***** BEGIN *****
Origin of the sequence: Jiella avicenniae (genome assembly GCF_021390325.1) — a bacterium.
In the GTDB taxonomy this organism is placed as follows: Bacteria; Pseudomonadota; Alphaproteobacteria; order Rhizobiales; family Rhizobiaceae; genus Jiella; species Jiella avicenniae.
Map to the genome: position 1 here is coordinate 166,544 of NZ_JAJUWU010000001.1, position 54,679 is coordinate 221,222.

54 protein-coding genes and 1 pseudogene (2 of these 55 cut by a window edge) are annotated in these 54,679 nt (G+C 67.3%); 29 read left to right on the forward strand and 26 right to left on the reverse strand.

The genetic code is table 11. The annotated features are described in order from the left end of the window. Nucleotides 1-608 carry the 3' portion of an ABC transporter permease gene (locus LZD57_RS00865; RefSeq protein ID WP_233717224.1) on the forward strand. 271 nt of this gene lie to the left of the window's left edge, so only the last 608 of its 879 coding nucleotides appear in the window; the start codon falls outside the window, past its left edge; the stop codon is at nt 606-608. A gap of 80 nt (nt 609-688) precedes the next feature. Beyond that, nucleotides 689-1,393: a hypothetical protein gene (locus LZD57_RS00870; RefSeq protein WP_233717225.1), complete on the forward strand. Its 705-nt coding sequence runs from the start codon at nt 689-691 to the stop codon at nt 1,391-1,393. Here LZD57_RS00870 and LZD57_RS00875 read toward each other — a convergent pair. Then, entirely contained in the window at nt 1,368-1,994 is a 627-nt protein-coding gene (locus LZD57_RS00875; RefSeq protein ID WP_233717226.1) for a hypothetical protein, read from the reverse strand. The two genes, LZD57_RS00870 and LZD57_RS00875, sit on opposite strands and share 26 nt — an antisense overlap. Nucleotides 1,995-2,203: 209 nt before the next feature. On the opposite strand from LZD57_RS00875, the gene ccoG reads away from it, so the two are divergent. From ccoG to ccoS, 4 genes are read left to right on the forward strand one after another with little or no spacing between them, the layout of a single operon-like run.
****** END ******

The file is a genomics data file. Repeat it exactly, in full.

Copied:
Origin of the sequence: Jiella avicenniae (genome assembly GCF_021390325.1) — a bacterium.
In the GTDB taxonomy this organism is placed as follows: Bacteria; Pseudomonadota; Alphaproteobacteria; order Rhizobiales; family Rhizobiaceae; genus Jiella; species Jiella avicenniae.
Map to the genome: position 1 here is coordinate 166,544 of NZ_JAJUWU010000001.1, position 54,679 is coordinate 221,222.

54 protein-coding genes and 1 pseudogene (2 of these 55 cut by a window edge) are annotated in these 54,679 nt (G+C 67.3%); 29 read left to right on the forward strand and 26 right to left on the reverse strand.

The genetic code is table 11. The annotated features are described in order from the left end of the window. Nucleotides 1-608 carry the 3' portion of an ABC transporter permease gene (locus LZD57_RS00865; RefSeq protein ID WP_233717224.1) on the forward strand. 271 nt of this gene lie to the left of the window's left edge, so only the last 608 of its 879 coding nucleotides appear in the window; the start codon falls outside the window, past its left edge; the stop codon is at nt 606-608. A gap of 80 nt (nt 609-688) precedes the next feature. Beyond that, nucleotides 689-1,393: a hypothetical protein gene (locus LZD57_RS00870; RefSeq protein WP_233717225.1), complete on the forward strand. Its 705-nt coding sequence runs from the start codon at nt 689-691 to the stop codon at nt 1,391-1,393. Here LZD57_RS00870 and LZD57_RS00875 read toward each other — a convergent pair. Then, entirely contained in the window at nt 1,368-1,994 is a 627-nt protein-coding gene (locus LZD57_RS00875; RefSeq protein ID WP_233717226.1) for a hypothetical protein, read from the reverse strand. The two genes, LZD57_RS00870 and LZD57_RS00875, sit on opposite strands and share 26 nt — an antisense overlap. Nucleotides 1,995-2,203: 209 nt before the next feature. On the opposite strand from LZD57_RS00875, the gene ccoG reads away from it, so the two are divergent. From ccoG to ccoS, 4 genes are read left to right on the forward strand one after another with little or no spacing between them, the layout of a single operon-like run.